My research explores the rhetorical traffic between science, medicine, and public culture. I work equally in the rhetoric of science and the rhetoric of medicine, and my perspective is deeply inflected by the field of disability studies, which contributes social, ethical, and political implications to the questions I ask about the human body and mind. In addition to my position as a faculty member in the University of Wisconsin’s Department of Communication Arts, I am the Director of the Disability Studies Initiative and a faculty affiliate of the Holtz Center for Science and Technology Studies and Department of Life Sciences Communication. I also am honored to serve as the member-at-large for the Society for Literature, Science, and the Arts.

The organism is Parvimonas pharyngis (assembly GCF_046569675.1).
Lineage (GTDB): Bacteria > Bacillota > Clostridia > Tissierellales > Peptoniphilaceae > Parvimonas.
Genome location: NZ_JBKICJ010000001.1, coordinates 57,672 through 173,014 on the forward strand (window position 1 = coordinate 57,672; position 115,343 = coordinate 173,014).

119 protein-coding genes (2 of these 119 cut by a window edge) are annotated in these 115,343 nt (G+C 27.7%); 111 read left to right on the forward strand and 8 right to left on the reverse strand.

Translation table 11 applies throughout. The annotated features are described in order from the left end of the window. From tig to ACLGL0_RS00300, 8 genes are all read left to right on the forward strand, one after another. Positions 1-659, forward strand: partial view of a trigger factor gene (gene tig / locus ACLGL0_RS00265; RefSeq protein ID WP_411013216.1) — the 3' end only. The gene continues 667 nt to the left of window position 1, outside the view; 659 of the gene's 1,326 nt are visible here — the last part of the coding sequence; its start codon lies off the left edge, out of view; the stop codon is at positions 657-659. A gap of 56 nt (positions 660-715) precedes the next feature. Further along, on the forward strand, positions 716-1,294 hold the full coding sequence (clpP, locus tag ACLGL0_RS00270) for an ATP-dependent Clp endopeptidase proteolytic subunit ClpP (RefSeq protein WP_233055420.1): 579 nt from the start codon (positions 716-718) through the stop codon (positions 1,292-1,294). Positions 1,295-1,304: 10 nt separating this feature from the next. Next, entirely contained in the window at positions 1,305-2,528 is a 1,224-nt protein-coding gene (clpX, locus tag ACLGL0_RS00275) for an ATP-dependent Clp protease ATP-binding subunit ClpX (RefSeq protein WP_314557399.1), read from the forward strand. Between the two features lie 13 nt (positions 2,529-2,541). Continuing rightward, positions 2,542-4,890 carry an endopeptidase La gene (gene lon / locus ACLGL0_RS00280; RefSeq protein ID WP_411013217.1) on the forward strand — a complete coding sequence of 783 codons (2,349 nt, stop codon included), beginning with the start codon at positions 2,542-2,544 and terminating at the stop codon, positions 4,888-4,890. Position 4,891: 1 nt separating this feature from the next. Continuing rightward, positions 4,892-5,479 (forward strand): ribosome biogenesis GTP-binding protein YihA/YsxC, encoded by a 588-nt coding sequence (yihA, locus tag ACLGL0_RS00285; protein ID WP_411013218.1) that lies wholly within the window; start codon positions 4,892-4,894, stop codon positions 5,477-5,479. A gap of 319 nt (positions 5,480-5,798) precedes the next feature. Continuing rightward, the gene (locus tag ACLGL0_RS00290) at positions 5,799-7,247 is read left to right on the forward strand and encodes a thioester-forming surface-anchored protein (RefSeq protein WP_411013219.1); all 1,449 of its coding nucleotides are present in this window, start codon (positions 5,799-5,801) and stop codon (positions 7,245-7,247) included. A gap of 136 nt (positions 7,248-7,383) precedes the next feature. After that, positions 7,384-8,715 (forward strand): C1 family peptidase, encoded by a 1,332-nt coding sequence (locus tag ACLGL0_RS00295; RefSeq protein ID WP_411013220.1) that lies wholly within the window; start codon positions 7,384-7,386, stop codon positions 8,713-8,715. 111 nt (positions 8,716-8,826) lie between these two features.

News and travels: In May, I’ll be delivering two papers at the Rhetoric Society of America in San Antonio. The first (for the Association for Rhetoric, Science, and Technology pre-conference) is entitled “Bioethics as a Way of Life: Van Rennselaer Potter and the Global Bioethos,” and the second (for the main conference) is entitled “Speaking on Behalf of a Living Earth: James Lovelock and the Failure of Gaia Theory.” Both papers are taken from a chapter of my new book project on bioethics. In June, I’ll be in Minneapolis at the Society for Disability Studies conference, where I’ll be chairing a graduate student panel and enjoying one of my favorite cities in the world.